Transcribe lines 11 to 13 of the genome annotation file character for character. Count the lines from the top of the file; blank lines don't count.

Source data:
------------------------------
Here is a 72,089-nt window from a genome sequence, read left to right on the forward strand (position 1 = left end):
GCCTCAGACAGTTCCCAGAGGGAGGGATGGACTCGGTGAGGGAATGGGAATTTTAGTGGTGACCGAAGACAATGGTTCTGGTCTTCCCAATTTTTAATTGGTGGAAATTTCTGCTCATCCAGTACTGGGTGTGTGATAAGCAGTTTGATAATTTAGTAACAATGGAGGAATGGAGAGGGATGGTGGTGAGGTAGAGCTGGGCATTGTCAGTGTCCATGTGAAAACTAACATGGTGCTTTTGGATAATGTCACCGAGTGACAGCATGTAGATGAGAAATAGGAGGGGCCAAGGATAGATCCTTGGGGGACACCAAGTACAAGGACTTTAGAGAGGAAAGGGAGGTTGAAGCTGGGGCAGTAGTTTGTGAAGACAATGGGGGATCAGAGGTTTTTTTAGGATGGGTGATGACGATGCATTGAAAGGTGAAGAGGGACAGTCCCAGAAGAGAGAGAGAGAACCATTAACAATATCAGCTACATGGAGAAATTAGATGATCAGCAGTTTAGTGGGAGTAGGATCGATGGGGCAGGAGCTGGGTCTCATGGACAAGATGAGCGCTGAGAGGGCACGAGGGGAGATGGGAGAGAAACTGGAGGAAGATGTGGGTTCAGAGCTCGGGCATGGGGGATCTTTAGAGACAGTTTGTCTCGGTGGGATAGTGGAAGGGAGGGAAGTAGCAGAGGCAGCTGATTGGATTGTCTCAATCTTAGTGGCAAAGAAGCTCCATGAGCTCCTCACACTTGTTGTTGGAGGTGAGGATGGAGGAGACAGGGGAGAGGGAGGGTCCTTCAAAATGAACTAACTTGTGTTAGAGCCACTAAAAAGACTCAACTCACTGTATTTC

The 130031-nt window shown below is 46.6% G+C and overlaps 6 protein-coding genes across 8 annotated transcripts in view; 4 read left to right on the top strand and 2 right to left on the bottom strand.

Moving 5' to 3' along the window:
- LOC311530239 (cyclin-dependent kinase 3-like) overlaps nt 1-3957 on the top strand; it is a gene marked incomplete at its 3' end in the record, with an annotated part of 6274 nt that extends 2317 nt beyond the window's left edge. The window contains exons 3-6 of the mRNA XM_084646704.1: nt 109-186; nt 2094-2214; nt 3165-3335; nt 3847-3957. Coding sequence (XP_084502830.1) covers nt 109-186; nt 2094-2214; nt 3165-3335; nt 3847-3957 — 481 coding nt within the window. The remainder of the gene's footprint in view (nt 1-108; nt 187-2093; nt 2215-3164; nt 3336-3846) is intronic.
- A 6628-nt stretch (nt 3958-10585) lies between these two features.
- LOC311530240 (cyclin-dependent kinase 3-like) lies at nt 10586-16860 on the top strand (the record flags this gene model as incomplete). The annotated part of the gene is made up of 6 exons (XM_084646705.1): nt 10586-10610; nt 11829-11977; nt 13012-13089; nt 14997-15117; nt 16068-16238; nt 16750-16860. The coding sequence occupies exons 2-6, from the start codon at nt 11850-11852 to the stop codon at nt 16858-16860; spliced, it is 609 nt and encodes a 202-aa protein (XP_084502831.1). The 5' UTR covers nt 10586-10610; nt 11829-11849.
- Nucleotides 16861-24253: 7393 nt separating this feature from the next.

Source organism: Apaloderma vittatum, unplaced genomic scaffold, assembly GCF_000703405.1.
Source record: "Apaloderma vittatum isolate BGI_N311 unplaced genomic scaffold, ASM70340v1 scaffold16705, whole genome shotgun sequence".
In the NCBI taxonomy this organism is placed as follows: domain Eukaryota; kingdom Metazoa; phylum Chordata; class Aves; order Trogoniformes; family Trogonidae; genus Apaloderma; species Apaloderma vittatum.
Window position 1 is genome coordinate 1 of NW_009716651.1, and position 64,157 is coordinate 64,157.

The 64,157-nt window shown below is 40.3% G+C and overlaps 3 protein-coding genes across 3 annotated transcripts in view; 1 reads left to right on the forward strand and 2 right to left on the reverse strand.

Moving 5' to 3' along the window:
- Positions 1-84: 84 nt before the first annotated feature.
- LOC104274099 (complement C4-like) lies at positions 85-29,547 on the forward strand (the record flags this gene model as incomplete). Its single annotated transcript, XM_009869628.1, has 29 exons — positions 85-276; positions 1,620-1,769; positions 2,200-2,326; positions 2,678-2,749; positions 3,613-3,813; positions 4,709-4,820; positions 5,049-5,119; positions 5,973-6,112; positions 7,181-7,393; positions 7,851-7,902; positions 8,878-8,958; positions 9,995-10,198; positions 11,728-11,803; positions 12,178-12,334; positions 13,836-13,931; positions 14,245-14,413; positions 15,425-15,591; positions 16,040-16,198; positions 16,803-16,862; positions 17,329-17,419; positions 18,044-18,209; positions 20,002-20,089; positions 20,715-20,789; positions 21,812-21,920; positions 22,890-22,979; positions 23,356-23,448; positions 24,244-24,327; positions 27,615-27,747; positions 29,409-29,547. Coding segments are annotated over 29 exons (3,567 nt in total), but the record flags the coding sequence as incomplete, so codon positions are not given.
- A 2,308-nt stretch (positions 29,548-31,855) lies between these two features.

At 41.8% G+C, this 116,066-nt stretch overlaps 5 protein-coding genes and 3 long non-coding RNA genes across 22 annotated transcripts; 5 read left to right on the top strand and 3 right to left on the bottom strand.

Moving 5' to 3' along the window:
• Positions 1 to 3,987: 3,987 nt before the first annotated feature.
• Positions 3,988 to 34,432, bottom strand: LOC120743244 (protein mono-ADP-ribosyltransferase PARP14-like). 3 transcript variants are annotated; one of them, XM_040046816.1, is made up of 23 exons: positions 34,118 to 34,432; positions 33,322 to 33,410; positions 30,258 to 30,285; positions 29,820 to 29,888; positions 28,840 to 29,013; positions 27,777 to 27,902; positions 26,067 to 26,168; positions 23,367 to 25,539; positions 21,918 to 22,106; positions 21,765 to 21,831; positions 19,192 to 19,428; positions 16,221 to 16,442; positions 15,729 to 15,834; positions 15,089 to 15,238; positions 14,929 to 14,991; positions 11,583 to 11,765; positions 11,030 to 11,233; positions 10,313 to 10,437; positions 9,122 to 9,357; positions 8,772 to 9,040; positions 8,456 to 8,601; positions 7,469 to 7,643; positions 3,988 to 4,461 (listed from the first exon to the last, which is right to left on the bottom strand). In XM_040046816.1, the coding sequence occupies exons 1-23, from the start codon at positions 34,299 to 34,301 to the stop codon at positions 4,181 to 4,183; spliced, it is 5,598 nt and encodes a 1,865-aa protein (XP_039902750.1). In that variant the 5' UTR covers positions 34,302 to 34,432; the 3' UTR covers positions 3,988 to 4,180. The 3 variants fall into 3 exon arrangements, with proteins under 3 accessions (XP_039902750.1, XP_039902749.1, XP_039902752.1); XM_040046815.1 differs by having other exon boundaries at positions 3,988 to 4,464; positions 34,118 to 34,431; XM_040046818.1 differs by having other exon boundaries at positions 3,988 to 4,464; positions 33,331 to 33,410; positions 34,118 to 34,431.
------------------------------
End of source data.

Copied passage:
In the NCBI taxonomy this organism is placed as follows: domain Eukaryota; kingdom Metazoa; phylum Chordata; class Aves; order Trogoniformes; family Trogonidae; genus Apaloderma; species Apaloderma vittatum.
Window position 1 is genome coordinate 1 of NW_009716651.1, and position 64,157 is coordinate 64,157.

The 64,157-nt window shown below is 40.3% G+C and overlaps 3 protein-coding genes across 3 annotated transcripts in view; 1 reads left to right on the forward strand and 2 right to left on the reverse strand.